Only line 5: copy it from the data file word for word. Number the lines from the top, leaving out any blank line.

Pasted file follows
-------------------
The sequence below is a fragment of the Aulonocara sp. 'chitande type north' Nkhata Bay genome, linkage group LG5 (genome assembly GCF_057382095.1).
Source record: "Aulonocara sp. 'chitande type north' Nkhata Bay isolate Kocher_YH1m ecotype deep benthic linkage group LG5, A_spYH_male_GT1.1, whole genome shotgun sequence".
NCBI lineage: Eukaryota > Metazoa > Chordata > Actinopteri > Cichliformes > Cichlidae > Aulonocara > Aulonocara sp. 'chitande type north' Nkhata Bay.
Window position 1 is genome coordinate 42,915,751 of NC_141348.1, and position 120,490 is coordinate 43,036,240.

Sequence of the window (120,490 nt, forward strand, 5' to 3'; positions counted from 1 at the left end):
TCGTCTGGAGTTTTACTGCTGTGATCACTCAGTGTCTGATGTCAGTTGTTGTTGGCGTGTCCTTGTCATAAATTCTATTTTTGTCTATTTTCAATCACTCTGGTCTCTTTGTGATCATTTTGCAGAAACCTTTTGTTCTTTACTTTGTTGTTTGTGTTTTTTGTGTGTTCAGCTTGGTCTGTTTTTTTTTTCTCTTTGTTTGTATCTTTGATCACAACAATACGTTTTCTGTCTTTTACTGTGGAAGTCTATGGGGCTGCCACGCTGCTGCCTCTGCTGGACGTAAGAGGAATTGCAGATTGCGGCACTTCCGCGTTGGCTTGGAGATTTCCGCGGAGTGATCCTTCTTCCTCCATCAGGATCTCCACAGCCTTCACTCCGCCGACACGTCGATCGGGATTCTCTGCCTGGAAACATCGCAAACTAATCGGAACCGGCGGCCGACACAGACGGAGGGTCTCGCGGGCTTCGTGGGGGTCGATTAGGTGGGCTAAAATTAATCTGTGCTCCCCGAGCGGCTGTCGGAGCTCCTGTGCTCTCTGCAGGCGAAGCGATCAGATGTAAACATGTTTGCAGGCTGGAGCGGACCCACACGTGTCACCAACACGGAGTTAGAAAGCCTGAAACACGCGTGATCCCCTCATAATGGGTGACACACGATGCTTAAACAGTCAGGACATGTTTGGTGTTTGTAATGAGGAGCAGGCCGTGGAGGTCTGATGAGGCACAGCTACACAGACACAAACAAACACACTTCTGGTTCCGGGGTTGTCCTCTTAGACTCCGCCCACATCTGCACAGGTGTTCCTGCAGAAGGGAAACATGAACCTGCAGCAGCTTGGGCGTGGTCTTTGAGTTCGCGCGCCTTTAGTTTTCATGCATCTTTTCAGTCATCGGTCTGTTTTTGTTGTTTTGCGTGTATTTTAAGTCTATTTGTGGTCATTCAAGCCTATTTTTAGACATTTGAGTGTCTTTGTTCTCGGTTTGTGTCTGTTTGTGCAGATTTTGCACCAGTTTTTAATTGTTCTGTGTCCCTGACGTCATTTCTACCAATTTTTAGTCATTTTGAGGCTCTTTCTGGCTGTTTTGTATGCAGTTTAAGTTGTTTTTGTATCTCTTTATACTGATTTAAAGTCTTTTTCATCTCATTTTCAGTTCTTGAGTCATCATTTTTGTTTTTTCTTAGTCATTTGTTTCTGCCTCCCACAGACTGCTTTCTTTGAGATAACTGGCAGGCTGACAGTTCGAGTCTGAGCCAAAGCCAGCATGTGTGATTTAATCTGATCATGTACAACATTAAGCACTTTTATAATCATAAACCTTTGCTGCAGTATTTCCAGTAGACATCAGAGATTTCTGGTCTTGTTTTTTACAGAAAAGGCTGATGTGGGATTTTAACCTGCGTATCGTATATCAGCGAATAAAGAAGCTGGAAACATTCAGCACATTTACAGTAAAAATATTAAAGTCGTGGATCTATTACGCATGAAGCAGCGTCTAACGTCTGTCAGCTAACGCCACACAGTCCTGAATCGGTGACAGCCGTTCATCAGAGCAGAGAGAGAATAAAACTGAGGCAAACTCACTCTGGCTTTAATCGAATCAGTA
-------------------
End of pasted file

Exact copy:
Sequence of the window (120,490 nt, forward strand, 5' to 3'; positions counted from 1 at the left end):